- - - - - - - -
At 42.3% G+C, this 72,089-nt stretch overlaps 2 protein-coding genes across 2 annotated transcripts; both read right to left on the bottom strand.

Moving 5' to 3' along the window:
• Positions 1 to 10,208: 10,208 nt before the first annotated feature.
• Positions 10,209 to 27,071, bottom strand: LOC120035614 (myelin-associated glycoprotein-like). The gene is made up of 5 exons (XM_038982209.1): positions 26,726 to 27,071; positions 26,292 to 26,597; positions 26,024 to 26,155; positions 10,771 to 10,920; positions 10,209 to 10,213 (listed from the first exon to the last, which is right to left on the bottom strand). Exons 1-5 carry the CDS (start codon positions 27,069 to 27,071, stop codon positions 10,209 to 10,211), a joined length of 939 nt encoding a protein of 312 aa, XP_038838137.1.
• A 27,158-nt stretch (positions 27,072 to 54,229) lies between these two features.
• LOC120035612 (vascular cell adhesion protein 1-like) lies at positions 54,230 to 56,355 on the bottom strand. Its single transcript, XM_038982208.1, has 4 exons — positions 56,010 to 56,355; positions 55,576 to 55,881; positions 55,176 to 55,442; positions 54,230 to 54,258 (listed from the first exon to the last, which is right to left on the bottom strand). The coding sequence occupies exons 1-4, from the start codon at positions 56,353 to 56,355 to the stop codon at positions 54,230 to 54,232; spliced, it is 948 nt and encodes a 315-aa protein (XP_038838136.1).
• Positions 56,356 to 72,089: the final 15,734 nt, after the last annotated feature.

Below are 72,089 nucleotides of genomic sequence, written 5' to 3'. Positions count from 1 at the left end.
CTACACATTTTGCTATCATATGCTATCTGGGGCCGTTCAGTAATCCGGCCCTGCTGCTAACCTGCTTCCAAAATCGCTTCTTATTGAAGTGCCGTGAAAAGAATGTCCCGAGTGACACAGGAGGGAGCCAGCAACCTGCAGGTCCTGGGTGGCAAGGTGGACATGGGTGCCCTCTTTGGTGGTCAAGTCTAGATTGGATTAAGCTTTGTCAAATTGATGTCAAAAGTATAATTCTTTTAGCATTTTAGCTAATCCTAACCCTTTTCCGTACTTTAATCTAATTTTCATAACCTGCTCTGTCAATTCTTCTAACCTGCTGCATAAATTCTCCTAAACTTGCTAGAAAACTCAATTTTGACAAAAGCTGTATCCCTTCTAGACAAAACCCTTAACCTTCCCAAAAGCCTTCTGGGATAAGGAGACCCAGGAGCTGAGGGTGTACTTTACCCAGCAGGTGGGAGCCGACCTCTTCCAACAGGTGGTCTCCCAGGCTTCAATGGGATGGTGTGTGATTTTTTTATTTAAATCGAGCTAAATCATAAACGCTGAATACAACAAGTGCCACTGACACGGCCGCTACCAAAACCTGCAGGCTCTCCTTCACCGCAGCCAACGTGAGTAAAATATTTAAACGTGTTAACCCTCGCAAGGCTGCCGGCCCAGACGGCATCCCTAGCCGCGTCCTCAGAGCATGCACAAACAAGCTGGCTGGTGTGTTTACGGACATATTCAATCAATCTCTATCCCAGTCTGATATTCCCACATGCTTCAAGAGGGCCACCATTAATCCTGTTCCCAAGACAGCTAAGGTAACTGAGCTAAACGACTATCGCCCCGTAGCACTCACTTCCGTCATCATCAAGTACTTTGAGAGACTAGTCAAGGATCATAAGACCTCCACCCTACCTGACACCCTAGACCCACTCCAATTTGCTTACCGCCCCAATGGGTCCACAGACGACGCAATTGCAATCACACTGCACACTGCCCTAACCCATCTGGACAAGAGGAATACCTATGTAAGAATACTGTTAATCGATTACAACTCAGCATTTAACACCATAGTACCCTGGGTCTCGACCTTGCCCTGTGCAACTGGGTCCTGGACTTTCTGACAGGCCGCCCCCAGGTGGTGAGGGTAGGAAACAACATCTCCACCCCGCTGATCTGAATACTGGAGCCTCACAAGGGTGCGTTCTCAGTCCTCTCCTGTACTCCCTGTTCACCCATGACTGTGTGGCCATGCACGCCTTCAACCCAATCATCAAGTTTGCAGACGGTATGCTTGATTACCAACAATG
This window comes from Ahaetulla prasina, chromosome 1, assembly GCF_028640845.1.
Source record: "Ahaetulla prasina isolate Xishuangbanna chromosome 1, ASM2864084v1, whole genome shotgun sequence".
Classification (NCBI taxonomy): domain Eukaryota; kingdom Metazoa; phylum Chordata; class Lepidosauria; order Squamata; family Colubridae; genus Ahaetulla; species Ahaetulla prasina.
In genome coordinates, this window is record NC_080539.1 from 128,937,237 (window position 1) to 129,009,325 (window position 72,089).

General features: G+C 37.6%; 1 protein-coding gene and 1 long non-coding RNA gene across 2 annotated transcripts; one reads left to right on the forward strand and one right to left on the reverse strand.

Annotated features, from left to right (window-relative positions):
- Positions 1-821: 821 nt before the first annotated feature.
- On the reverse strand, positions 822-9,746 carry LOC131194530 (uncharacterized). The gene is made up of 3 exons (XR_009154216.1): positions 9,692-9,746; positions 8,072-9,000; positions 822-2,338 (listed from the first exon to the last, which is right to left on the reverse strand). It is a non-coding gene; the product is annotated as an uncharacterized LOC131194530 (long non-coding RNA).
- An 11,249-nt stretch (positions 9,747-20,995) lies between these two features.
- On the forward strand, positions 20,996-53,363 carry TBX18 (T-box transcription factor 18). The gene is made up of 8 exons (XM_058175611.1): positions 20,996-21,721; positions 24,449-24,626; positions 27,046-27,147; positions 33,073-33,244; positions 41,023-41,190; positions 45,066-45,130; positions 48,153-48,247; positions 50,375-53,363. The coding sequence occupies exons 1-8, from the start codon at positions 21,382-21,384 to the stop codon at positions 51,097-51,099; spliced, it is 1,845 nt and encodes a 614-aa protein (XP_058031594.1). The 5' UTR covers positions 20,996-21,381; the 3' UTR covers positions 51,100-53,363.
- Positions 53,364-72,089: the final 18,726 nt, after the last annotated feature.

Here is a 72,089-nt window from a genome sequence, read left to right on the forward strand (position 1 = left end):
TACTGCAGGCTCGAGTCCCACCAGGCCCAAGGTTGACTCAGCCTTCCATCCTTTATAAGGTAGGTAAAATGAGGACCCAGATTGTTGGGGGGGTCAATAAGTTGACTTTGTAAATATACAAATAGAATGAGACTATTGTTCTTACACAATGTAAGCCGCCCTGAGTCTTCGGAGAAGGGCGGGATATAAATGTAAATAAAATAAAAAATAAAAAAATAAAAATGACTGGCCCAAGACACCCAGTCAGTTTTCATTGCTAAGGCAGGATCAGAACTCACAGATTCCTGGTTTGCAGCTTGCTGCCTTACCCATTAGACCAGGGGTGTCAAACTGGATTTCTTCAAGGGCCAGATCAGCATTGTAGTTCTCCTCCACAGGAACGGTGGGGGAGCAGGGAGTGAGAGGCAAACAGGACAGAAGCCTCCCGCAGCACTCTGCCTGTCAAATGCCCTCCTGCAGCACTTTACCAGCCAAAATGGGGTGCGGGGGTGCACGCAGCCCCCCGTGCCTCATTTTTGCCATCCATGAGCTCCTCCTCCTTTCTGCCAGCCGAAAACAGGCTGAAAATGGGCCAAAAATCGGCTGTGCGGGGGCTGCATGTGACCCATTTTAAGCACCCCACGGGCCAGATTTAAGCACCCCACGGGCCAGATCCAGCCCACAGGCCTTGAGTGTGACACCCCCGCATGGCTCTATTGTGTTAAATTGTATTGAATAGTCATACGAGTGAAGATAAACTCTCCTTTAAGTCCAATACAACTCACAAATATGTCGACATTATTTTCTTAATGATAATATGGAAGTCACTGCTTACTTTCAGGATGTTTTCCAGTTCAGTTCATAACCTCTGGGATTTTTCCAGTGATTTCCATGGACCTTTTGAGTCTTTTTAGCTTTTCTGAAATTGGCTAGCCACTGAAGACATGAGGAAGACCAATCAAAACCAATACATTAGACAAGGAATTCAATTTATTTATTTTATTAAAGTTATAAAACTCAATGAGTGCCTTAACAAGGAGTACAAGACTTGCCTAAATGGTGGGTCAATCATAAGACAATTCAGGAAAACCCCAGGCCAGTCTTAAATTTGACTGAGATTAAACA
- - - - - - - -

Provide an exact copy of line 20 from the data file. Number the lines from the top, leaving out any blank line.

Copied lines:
- Positions 53,364-72,089: the final 18,726 nt, after the last annotated feature.